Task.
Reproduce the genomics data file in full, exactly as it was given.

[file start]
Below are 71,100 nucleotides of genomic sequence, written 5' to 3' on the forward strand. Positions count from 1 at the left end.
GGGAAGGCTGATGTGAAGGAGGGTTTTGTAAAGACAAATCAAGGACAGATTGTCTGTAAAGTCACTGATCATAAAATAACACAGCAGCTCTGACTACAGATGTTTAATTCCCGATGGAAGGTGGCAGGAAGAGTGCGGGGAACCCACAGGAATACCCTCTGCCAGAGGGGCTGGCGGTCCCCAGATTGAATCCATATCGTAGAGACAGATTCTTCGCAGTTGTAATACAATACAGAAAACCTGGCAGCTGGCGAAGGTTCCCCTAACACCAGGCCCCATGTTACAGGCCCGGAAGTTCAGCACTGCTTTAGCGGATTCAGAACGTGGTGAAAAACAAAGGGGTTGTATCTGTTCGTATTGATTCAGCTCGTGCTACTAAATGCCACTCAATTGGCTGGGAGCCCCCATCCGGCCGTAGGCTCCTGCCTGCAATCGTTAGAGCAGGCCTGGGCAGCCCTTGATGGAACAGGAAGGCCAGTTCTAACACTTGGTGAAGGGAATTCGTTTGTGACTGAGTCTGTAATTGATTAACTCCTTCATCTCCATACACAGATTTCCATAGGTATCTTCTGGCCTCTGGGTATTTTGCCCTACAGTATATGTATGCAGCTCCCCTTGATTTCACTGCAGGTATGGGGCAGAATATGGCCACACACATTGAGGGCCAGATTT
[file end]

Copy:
Below are 71,100 nucleotides of genomic sequence, written 5' to 3' on the forward strand. Positions count from 1 at the left end.
GGGAAGGCTGATGTGAAGGAGGGTTTTGTAAAGACAAATCAAGGACAGATTGTCTGTAAAGTCACTGATCATAAAATAACACAGCAGCTCTGACTACAGATGTTTAATTCCCGATGGAAGGTGGCAGGAAGAGTGCGGGGAACCCACAGGAATACCCTCTGCCAGAGGGGCTGGCGGTCCCCAGATTGAATCCATATCGTAGAGACAGATTCTTCGCAGTTGTAATACAATACAGAAAACCTGGCAGCTGGCGAAGGTTCCCCTAACACCAGGCCCCATGTTACAGGCCCGGAAGTTCAGCACTGCTTTAGCGGATTCAGAACGTGGTGAAAAACAAAGGGGTTGTATCTGTTCGTATTGATTCAGCTCGTGCTACTAAATGCCACTCAATTGGCTGGGAGCCCCCATCCGGCCGTAGGCTCCTGCCTGCAATCGTTAGAGCAGGCCTGGGCAGCCCTTGATGGAACAGGAAGGCCAGTTCTAACACTTGGTGAAGGGAATTCGTTTGTGACTGAGTCTGTAATTGATTAACTCCTTCATCTCCATACACAGATTTCCATAGGTATCTTCTGGCCTCTGGGTATTTTGCCCTACAGTATATGTATGCAGCTCCCCTTGATTTCACTGCAGGTATGGGGCAGAATATGGCCACACACATTGAGGGCCAGATTT